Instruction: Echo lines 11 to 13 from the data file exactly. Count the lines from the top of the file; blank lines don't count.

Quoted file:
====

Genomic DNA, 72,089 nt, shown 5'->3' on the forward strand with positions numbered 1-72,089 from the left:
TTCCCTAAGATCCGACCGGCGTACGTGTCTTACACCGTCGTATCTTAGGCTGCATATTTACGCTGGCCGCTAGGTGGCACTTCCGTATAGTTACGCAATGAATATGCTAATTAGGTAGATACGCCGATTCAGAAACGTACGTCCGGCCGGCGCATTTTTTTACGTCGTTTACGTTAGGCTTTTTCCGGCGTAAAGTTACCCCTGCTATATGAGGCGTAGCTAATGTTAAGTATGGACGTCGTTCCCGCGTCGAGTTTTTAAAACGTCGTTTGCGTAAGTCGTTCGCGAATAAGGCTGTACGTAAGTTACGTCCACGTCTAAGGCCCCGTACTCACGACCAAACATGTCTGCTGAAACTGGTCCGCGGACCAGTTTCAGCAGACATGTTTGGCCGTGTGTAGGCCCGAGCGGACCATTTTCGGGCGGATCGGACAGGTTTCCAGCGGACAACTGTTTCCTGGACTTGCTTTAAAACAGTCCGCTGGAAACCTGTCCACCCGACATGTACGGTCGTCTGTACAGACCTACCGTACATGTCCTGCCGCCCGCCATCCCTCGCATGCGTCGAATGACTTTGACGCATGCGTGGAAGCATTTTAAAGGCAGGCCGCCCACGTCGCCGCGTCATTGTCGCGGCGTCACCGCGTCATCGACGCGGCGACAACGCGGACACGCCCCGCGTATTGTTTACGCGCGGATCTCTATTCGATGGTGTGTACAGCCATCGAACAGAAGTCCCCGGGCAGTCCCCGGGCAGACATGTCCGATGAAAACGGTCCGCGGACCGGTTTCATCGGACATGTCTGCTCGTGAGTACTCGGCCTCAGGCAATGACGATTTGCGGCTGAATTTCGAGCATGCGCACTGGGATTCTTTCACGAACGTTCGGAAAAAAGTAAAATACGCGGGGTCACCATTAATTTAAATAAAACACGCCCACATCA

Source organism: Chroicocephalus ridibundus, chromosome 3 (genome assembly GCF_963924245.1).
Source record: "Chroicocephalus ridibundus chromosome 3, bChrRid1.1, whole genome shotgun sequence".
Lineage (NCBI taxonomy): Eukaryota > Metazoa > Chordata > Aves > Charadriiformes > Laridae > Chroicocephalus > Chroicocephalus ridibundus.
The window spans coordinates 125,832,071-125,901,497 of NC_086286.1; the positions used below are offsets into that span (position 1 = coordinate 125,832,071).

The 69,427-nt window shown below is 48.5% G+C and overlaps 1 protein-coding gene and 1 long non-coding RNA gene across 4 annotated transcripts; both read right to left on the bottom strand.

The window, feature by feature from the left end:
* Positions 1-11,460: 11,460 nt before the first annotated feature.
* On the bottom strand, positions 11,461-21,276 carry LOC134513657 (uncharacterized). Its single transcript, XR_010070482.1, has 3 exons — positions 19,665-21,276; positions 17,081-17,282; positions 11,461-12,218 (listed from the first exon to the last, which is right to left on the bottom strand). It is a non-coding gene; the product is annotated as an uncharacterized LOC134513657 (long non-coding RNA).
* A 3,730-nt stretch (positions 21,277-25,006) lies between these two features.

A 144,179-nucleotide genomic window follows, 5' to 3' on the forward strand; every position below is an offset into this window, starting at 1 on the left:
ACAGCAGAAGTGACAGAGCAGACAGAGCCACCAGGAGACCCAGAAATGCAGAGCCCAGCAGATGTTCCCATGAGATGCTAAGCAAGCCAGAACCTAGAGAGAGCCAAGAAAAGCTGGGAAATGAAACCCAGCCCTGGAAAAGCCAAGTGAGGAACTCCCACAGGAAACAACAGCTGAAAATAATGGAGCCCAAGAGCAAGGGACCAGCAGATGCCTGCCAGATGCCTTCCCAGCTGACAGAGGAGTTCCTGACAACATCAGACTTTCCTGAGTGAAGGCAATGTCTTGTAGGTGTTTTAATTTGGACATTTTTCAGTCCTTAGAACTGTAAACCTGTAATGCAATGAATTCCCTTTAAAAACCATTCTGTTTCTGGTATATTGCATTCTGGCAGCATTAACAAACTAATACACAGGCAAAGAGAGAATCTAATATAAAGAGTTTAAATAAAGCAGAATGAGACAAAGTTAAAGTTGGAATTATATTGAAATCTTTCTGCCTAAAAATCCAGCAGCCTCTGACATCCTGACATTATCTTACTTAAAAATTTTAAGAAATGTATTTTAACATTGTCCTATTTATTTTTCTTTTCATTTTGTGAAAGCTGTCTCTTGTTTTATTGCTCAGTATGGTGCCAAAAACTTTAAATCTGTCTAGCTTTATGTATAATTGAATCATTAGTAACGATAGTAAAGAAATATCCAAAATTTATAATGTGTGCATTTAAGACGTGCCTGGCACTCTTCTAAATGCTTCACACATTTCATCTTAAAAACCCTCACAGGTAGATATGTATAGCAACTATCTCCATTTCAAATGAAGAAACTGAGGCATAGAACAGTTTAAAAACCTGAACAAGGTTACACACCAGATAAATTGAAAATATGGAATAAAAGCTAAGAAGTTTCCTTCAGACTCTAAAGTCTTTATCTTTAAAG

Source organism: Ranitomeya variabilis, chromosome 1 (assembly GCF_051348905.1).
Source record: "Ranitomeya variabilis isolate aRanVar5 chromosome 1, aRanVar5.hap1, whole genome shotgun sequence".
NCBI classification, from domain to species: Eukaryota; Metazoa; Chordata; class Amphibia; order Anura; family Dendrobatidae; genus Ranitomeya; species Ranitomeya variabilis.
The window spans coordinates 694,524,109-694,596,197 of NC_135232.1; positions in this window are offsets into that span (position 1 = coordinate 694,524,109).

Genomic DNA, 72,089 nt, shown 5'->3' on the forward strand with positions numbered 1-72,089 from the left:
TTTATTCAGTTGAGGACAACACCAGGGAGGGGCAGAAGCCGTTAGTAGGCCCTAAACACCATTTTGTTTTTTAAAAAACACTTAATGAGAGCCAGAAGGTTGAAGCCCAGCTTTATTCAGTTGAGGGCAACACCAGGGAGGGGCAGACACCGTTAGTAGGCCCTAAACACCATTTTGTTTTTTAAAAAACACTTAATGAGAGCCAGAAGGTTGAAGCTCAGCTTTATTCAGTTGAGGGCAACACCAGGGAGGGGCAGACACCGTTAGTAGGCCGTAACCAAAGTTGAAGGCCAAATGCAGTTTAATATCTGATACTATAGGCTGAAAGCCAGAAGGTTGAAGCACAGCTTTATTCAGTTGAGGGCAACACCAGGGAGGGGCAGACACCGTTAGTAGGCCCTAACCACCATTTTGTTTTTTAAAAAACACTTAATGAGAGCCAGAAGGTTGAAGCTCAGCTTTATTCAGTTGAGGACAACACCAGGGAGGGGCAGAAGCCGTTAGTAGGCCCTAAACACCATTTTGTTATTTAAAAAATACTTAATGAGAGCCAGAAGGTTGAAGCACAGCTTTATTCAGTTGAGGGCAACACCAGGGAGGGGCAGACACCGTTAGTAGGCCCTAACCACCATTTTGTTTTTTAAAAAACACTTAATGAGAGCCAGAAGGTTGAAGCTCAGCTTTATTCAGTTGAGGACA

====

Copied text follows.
* A 3,730-nt stretch (positions 21,277-25,006) lies between these two features.

A 144,179-nucleotide genomic window follows, 5' to 3' on the forward strand; every position below is an offset into this window, starting at 1 on the left:
ACAGCAGAAGTGACAGAGCAGACAGAGCCACCAGGAGACCCAGAAATGCAGAGCCCAGCAGATGTTCCCATGAGATGCTAAGCAAGCCAGAACCTAGAGAGAGCCAAGAAAAGCTGGGAAATGAAACCCAGCCCTGGAAAAGCCAAGTGAGGAACTCCCACAGGAAACAACAGCTGAAAATAATGGAGCCCAAGAGCAAGGGACCAGCAGATGCCTGCCAGATGCCTTCCCAGCTGACAGAGGAGTTCCTGACAACATCAGACTTTCCTGAGTGAAGGCAATGTCTTGTAGGTGTTTTAATTTGGACATTTTTCAGTCCTTAGAACTGTAAACCTGTAATGCAATGAATTCCCTTTAAAAACCATTCTGTTTCTGGTATATTGCATTCTGGCAGCATTAACAAACTAATACACAGGCAAAGAGAGAATCTAATATAAAGAGTTTAAATAAAGCAGAATGAGACAAAGTTAAAGTTGGAATTATATTGAAATCTTTCTGCCTAAAAATCCAGCAGCCTCTGACATCCTGACATTATCTTACTTAAAAATTTTAAGAAATGTATTTTAACATTGTCCTATTTATTTTTCTTTTCATTTTGTGAAAGCTGTCTCTTGTTTTATTGCTCAGTATGGTGCCAAAAACTTTAAATCTGTCTAGCTTTATGTATAATTGAATCATTAGTAACGATAGTAAAGAAATATCCAAAATTTATAATGTGTGCATTTAAGACGTGCCTGGCACTCTTCTAAATGCTTCACACATTTCATCTTAAAAACCCTCACAGGTAGATATGTATAGCAACTATCTCCATTTCAAATGAAGAAACTGAGGCATAGAACAGTTTAAAAACCTGAACAAGGTTACACACCAGATAAATTGAAAATATGGAATAAAAGCTAAGAAGTTTCCTTCAGACTCTAAAGTCTTTATCTTTAAAG